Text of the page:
Erin Shields of Baltimore and Media Justice protests with the activist group Change the Terms Reducing Hate Online outside Twitter Headquarters in San Francisco, Nov. 19. Photo: Philip Pacheco/FP via Getty Images

Twitter announced in a new blog post that it will allow global users to hide replies to their tweets in an effort to help people "feel safe and comfortable" on the platform.

The big picture: This isn't the social media company's first attempt to curb harassment and encourage online civility, but it is the first push to give users control over the tone and topic of a Twitter thread before it is derailed by irrelevant, insulting or unnecessarily unpleasant commentary.

But, but, but: "Hide Replies has been one of Twitter's more controversial features to date," per TechCrunch. The new feature could silence warranted criticism or dissent, such as fact checks.

How it works: Users can hide replies to posts, but the comments will not be deleted. Other users can see the buried replies by tapping a grey icon that will appear directly on the tweets.

What they're saying: Suzanne Xie, director of product management for Twitter, said, "To give you more control over the conversations you start, we tested the option for you to hide replies to your Tweets."

  • Xie added that some users involved in the test questioned how politicians and public figures would use the update. She said so far they have not hidden replies often.

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Updated 11 mins ago - Politics & Policy

Coronavirus dashboard

Illustration: Sarah Grillo/Axios

  1. Global: Total confirmed cases as of 12:30 a.m. ET: 33,880,896 — Total deaths: 1,012,964 — Total recoveries: 23,551,663Map.
  2. U.S.: Total confirmed cases as of 12:30 a.m. ET: 7,232,823 — Total deaths: 206,887 — Total recoveries: 2,840,688 — Total tests: 103,939,667Map.
  3. Education: School-aged children now make up 10% of all U.S COVID-19 cases.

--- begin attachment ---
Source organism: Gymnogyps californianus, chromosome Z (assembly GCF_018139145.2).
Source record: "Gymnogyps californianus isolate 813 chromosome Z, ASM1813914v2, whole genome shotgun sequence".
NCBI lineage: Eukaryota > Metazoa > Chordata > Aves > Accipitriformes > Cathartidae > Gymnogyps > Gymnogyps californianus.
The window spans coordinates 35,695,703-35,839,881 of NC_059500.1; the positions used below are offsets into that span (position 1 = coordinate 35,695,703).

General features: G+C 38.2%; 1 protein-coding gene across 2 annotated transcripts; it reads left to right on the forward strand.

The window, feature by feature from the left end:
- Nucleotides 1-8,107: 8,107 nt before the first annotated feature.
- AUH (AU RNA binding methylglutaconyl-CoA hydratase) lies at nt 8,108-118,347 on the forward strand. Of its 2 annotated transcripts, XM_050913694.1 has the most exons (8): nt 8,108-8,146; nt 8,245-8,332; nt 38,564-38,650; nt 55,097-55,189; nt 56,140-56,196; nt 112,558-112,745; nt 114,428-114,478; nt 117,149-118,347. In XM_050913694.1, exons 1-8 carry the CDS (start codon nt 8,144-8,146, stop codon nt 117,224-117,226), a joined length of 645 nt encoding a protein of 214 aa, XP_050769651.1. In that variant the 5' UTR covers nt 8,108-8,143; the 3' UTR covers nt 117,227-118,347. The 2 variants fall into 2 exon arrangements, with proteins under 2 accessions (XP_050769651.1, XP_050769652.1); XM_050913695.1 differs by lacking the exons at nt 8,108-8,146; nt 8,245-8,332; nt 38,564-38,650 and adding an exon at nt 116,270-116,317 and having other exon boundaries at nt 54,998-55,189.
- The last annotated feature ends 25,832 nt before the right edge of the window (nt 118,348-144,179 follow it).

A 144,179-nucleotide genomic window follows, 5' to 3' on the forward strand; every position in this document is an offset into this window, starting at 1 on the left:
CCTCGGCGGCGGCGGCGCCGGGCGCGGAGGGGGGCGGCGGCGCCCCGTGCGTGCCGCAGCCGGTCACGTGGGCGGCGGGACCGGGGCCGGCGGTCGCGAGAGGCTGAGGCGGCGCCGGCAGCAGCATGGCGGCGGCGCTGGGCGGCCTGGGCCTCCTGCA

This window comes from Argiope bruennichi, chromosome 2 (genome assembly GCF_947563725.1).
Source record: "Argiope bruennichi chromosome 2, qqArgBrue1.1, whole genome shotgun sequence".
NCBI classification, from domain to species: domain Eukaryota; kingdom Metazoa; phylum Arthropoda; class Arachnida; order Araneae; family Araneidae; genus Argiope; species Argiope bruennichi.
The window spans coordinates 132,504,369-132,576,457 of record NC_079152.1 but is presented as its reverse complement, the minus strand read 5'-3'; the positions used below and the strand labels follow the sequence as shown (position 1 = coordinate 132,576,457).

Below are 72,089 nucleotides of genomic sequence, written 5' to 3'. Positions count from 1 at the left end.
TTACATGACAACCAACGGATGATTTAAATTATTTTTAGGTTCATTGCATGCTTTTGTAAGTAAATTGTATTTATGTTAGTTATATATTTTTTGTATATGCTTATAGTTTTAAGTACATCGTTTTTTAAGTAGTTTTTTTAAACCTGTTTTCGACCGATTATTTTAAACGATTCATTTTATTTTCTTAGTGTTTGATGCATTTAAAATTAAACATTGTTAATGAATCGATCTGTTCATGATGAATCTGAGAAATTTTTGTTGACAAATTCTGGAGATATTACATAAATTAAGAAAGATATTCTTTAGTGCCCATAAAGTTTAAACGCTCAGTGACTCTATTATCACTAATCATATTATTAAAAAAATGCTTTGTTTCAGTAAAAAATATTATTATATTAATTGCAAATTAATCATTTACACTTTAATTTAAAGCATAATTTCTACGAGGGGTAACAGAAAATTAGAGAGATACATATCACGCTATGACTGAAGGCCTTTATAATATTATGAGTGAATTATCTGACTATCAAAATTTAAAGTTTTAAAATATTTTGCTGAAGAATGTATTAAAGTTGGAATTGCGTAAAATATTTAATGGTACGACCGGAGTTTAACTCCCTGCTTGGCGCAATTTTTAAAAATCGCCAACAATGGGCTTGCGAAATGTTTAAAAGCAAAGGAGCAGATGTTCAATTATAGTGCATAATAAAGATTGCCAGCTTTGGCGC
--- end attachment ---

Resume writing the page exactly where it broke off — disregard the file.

4. Health: Moderna says its coronavirus vaccine won't be ready until 2021
  5. Travel: CDC: 3,689 COVID-19 or coronavirus-like cases found on cruise ships in U.S. waters — Airlines begin mass layoffs while clinging to hope for federal aid
  6. Business: Real-time data show economy's rebound slowing but still going.
  7. Sports: Steelers-Titans NFL game delayed after coronavirus outbreak.

CDC: 3,689 COVID-19 or coronavirus-like cases found on cruise ships in U.S.

Cruise Ships docked in April at the port at Marina Long Beach due to a no-sail order in Long Beach, in California. Photo: Apu Gomes/AFP via Getty Images

There have been at least 3,689 COVID-19 or coronavirus-like illness cases on cruise ships in U.S. waters, "in addition to at least 41 reported deaths," the Centers for Disease Control and Prevention said late Wednesday.

Driving the news: The CDC released the data from the period of March 1 through Sept. 29 in an emailed statement confirming the extension of a No Sail Order for cruise ships through Oct. 31, as first reported by Axios' Jonathan Swan on Tuesday in his article revealing CDC director Robert Redfield was overruled in a push to extend the order into 2021.

Ina Fried, author of Login
4 hours ago - Technology

Facebook removes Trump ads tying refugees to COVID-19

Photo Illustration: Aïda Amer/Axios. Photo: Saul Loeb/AFP via Getty Images

Facebook said Wednesday that it was removing a series of ads from President Trump's campaign that linked American acceptance of refugees with increased coronavirus risk, a connection Facebook says is without merit.

Why it matters: The ads were pulled after they received thousands of impressions and are a sign that the Trump campaign continues to test the limits of social media rules on false information.